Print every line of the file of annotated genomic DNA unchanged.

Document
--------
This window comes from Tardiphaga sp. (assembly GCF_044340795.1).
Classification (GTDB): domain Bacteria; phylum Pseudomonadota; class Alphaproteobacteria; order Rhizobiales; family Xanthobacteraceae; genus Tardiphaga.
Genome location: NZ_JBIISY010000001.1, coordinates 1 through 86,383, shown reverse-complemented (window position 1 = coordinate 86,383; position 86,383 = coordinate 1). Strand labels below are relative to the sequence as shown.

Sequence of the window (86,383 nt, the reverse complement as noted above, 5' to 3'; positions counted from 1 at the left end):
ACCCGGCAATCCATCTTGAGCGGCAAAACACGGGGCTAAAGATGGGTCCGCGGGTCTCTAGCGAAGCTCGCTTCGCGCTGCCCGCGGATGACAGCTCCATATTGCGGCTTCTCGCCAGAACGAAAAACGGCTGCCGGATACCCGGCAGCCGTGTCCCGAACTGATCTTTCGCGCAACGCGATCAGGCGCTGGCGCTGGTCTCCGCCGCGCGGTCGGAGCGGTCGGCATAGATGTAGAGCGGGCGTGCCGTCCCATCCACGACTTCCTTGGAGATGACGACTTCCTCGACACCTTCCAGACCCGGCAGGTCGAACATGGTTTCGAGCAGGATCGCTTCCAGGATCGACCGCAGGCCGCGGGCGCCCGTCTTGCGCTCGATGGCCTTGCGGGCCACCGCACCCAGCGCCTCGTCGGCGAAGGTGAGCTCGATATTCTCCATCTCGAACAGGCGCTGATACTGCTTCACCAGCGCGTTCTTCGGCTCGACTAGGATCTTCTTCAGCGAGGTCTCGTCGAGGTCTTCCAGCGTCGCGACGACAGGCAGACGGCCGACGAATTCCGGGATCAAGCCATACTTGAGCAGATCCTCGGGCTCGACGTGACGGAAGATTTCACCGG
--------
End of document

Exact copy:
This window comes from Tardiphaga sp. (assembly GCF_044340795.1).
Classification (GTDB): domain Bacteria; phylum Pseudomonadota; class Alphaproteobacteria; order Rhizobiales; family Xanthobacteraceae; genus Tardiphaga.
Genome location: NZ_JBIISY010000001.1, coordinates 1 through 86,383, shown reverse-complemented (window position 1 = coordinate 86,383; position 86,383 = coordinate 1). Strand labels below are relative to the sequence as shown.

Sequence of the window (86,383 nt, the reverse complement as noted above, 5' to 3'; positions counted from 1 at the left end):
ACCCGGCAATCCATCTTGAGCGGCAAAACACGGGGCTAAAGATGGGTCCGCGGGTCTCTAGCGAAGCTCGCTTCGCGCTGCCCGCGGATGACAGCTCCATATTGCGGCTTCTCGCCAGAACGAAAAACGGCTGCCGGATACCCGGCAGCCGTGTCCCGAACTGATCTTTCGCGCAACGCGATCAGGCGCTGGCGCTGGTCTCCGCCGCGCGGTCGGAGCGGTCGGCATAGATGTAGAGCGGGCGTGCCGTCCCATCCACGACTTCCTTGGAGATGACGACTTCCTCGACACCTTCCAGACCCGGCAGGTCGAACATGGTTTCGAGCAGGATCGCTTCCAGGATCGACCGCAGGCCGCGGGCGCCCGTCTTGCGCTCGATGGCCTTGCGGGCCACCGCACCCAGCGCCTCGTCGGCGAAGGTGAGCTCGATATTCTCCATCTCGAACAGGCGCTGATACTGCTTCACCAGCGCGTTCTTCGGCTCGACTAGGATCTTCTTCAGCGAGGTCTCGTCGAGGTCTTCCAGCGTCGCGACGACAGGCAGACGGCCGACGAATTCCGGGATCAAGCCATACTTGAGCAGATCCTCGGGCTCGACGTGACGGAAGATTTCACCGG